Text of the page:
I have ended up thinking that, also due to the exercising of bodily artistic techniques related to acting, acting as corporeal activity changes the nature of corporeal experiences. A trained body may be, for example, sensitive to the surrounding world in a different way than an untrained body.[8] The experiences of related to acting are thus emerge through artistic practices. It is also important to note that it is possible to get near these particular phenomena through acting only. This does not mean that, in principle, everybody would not be able to approach experience. It must, however, be possible to approach experience – and it is meaningful to refer to this approaching experience in itself as acting. In addition to the verbal analysis of experiences, I have in my own research found it possible to build some kinds of steps to be taken through acting. By following these steps, virtually anyone can start acting in a way that make it possible for the corporeal experiences I refer to manifest themselves. This way acting in itself can also be inherently understood as the medium of research. In order to make this more understandable, I would now like to propose an experiment.

Imaginary body from the object body

Next, you can try the acting technique I developed to achieve a kind of duplication in the corporeal experience. This will become easier to understand by reading and imagining the steps proposed. However, the experience can be deepened if you are also able to follow the instructions spatially, embodying them by acting:

  1. Select a place, such as a spot in the room you are in.[9] Then, place your object body[10] on the spot you chose. Assume a position that you will be able to hold for a while. It is important for the continuation of the exercise that at least one of your hands is free in the position you chose.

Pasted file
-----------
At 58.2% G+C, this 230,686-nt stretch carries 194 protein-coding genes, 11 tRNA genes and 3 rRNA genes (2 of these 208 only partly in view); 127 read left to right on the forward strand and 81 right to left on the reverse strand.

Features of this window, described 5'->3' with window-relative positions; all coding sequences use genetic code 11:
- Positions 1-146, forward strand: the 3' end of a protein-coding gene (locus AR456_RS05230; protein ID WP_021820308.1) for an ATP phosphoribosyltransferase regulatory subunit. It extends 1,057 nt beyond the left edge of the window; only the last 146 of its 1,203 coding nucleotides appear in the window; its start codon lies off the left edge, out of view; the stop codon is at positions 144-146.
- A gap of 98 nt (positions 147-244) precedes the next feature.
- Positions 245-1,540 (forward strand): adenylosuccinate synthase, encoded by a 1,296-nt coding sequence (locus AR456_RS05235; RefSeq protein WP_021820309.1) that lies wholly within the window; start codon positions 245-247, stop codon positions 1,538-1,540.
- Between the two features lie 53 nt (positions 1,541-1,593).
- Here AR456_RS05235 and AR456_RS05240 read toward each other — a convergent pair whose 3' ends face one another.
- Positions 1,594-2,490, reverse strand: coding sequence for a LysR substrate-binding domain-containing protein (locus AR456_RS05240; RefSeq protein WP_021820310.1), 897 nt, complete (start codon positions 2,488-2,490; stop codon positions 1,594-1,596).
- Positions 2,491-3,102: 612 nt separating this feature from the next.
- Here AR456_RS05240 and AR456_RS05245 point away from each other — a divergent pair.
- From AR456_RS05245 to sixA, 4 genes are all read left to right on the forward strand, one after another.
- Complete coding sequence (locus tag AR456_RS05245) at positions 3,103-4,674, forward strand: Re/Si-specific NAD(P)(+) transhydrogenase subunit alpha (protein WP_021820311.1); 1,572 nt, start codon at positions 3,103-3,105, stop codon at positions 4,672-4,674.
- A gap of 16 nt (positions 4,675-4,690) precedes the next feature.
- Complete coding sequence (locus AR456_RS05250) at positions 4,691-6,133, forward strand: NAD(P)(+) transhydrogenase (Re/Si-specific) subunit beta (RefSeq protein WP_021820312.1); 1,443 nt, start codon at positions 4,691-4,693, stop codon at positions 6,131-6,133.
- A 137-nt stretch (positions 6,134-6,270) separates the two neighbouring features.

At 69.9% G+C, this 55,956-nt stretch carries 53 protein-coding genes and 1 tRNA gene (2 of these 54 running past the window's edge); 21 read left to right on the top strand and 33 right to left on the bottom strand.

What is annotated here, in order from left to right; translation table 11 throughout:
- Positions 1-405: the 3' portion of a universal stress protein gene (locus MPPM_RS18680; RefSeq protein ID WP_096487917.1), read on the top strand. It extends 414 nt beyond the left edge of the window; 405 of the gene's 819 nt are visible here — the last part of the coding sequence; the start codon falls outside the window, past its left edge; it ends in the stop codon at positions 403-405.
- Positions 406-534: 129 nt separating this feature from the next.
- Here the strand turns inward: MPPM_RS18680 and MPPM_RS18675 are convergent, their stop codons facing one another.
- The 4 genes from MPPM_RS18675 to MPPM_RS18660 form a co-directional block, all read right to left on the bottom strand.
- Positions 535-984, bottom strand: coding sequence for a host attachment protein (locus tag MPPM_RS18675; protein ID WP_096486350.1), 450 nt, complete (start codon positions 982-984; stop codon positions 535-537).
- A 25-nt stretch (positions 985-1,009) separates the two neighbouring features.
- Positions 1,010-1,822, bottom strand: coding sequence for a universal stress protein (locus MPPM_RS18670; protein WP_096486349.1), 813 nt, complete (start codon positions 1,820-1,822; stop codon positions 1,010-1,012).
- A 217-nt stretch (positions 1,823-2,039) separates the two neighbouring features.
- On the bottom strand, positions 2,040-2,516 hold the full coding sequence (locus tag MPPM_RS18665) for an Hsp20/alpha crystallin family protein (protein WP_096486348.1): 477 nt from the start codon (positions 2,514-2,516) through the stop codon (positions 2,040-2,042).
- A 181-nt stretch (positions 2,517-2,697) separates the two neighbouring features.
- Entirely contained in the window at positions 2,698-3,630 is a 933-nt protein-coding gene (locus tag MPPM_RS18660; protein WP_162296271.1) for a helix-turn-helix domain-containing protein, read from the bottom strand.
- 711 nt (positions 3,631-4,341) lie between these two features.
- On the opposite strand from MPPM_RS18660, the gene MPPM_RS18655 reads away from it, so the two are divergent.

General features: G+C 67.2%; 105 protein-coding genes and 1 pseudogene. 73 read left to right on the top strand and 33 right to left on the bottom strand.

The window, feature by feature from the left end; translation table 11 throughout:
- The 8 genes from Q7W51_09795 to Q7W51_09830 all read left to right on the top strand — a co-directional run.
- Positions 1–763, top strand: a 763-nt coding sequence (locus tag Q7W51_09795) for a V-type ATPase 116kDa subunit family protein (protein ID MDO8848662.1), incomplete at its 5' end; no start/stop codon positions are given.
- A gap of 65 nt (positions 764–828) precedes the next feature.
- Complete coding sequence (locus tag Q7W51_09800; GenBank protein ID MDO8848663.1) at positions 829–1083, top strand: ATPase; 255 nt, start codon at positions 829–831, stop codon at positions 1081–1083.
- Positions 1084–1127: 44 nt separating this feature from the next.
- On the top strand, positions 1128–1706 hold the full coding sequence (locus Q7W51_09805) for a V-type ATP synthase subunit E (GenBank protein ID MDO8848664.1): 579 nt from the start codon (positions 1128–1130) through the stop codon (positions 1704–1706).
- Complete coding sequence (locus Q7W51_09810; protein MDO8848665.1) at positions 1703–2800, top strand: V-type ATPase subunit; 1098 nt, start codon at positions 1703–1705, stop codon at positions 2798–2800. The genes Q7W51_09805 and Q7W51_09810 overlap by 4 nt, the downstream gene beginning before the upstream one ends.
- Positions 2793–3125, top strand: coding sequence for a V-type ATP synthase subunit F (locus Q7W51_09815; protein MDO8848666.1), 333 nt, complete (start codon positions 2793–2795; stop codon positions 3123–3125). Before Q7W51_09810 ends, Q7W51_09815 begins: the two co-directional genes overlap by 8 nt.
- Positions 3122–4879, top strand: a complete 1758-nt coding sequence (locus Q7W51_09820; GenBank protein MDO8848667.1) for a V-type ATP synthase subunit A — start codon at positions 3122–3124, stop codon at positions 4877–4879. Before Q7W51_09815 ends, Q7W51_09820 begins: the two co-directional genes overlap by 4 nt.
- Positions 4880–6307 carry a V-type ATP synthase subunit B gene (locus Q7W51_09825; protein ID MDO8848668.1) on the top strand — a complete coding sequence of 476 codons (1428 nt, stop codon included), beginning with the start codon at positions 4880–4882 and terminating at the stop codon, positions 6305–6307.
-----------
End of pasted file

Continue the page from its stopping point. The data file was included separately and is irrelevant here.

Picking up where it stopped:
2. Now, hold this position for a moment. Think through the following to prepare for the next step: which areas of your object body would you be able to keep as still as possible if you wanted to run through as much of the surface of your object body as possible with your hands (or only with one hand) by pressing lightly? Once you think you have perceived these areas on the surface of your object body, you can proceed to the next step of the exercise.
  3. Next, start going through the surface of your object body by pressing it gently with your hands. Start with the areas that you can hold still in the assumed position. Press gently with your hands so that you can feel the surface of your skin through your clothes. In this exercise, it is essential that you try to sensitise the skin by pressing with your hands, thus becoming aware of the shape of the object body through the feelings of the skin.[11] You will probably be able to easily go through some areas of the body’s surface – some areas you will not be able to reach, at least if you are trying to hold as still as possible. In my experience, you do not need to be very particular in sensitising the skin by manipulating it with your hands. The areas of skin surface on your object body that you cannot easily reach are probably activated by other areas of the skin. What is essential is that attention is drawn to the surface of the skin by pressing it lightly with the hands, which may cause a slightly tingling sensation on the skin surface. The performer of the exercise can think that, when the tingling starts in the areas of the skin that have been touched, the activated sensation is allowed to progress to the areas on the surface of the object body that cannot be reached with the hands. When the tingling sensation is activated, you can stop pressing your hands and try to sense the skin surface all over your object body where the tingling sensation is now progressing.